The magnitude of the Israeli military campaign against Hamas and Islamic Jihad “and the scope of death and destruction in the Gaza Strip have been unprecedented,” he said, reiterating calls for Israel to abide by international law and ensure civilians are not targeted, and that excessive force is not used during law enforcement operations.

In 2023, the report said, 5,698 grave violations against children were attributed to Israeli forces, 116 to Hamas, 58 to unidentified perpetrators, 51 to Israeli settlers, 21 to Islamic Jihad, 13 to Palestinian individuals, and 1 to Palestinian Authority Security Forces.

It said the process of verifying the attribution of 2,051 other violations is ongoing.

Just in the Gaza Strip, the report said the U.N. verified the killing of 2,267 Palestinian children. It said some 9,100 children were reported killed in the territory “and verification is ongoing.”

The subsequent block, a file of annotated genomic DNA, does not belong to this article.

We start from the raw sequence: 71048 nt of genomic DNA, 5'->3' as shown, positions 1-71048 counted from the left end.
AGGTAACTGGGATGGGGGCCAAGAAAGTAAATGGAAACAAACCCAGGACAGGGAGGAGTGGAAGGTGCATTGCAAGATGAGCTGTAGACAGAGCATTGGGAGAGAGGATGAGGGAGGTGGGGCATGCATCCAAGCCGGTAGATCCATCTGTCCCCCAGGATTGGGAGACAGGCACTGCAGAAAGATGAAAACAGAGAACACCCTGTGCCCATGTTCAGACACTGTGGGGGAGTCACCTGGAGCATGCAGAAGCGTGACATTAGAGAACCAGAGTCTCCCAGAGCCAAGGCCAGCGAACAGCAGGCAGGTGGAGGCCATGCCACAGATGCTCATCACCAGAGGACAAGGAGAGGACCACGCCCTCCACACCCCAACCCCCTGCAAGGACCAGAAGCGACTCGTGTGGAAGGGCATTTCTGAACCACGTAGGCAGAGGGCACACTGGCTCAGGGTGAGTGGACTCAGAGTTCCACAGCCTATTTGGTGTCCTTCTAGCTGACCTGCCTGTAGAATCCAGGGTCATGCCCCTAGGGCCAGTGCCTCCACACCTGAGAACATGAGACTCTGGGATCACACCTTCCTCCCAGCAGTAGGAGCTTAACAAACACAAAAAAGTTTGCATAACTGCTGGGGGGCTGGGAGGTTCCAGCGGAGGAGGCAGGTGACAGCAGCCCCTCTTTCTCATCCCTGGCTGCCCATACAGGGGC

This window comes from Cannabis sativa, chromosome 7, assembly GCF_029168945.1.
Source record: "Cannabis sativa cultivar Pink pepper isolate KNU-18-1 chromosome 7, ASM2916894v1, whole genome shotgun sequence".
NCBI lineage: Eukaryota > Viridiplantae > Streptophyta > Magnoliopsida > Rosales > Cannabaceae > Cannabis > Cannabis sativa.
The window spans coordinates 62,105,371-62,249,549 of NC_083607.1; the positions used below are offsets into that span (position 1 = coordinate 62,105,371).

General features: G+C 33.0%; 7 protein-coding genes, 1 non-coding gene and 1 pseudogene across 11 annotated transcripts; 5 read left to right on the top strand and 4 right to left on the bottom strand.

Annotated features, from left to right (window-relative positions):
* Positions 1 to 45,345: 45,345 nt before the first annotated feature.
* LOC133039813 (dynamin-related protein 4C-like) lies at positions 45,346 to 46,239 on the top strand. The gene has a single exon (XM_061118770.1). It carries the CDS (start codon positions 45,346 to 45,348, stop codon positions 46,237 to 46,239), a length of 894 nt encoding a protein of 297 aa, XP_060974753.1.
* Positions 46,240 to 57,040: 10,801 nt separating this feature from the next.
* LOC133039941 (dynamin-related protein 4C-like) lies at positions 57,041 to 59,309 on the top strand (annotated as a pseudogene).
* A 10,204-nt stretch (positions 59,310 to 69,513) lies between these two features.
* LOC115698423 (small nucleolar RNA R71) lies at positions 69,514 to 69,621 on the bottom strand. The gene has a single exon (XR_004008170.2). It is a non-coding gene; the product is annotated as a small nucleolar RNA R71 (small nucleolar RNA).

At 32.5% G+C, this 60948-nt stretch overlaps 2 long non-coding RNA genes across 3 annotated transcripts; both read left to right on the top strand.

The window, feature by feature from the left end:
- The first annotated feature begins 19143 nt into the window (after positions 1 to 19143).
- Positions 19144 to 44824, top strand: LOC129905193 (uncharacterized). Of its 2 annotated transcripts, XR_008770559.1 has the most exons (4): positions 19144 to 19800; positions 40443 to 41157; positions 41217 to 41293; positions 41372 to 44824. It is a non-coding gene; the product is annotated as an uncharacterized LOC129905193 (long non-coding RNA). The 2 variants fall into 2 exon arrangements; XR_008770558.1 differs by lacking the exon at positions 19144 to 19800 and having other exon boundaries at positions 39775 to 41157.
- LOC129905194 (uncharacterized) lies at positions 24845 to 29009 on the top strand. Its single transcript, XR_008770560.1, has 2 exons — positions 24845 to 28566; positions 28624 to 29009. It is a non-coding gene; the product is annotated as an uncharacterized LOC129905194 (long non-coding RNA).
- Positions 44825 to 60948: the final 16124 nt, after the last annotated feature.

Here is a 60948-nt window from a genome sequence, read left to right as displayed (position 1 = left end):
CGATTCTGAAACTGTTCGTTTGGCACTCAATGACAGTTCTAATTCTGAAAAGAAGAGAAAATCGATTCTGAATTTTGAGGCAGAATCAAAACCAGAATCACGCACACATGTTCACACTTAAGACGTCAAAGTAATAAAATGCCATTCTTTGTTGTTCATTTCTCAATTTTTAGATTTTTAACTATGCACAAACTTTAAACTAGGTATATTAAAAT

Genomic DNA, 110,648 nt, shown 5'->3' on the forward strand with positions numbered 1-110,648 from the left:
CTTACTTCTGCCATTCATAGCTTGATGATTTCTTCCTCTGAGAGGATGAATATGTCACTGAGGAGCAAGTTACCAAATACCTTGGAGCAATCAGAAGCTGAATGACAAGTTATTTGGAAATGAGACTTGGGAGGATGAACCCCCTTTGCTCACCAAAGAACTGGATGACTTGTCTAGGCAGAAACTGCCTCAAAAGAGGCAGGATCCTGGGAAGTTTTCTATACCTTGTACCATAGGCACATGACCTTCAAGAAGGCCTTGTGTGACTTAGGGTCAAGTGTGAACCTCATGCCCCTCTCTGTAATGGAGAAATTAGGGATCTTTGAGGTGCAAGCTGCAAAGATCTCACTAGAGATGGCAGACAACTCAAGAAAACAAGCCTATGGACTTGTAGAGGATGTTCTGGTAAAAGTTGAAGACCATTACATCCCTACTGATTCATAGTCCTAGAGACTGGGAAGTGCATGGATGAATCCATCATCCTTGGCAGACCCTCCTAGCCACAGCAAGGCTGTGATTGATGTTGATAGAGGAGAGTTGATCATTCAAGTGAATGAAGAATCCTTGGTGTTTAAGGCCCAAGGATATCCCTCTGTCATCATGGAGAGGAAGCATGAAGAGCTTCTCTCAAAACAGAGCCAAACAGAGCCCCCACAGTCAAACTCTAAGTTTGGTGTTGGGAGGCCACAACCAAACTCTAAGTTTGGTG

Overall in the Palestinian territories, it said, “some 19,887 Palestinian children were reported killed or maimed and “the reports are pending verification.”

On a positive note, the secretary-general reported progress in engaging with blacklisted governments and armed groups to protect children. He cited Afghanistan, Burkina Faso, Cameroon, Central African Republic, Colombia, Congo, Iraq, Mali, Mozambique, Nigeria, Philippines, Somalia, South Sudan, Syria, Ukraine and Yemen.

“More than 10,600 children formerly associated with armed forces or groups received protection or reintegration support during 2023,” Guterres said.

To get off the blacklist, government forces and armed groups must develop an “action plan” to address the violations with the office of the U.N. special representative for children in armed conflict, and then implement it.

Guterres welcomed an offer by the Israeli government on May 28 to engage with special representative Virginia Gamba to develop an action plan.

He also welcomed Russia’s continued engagement with Gamba “to end and prevent grave violations against children,” and urged its armed forces to develop and sign an action plan.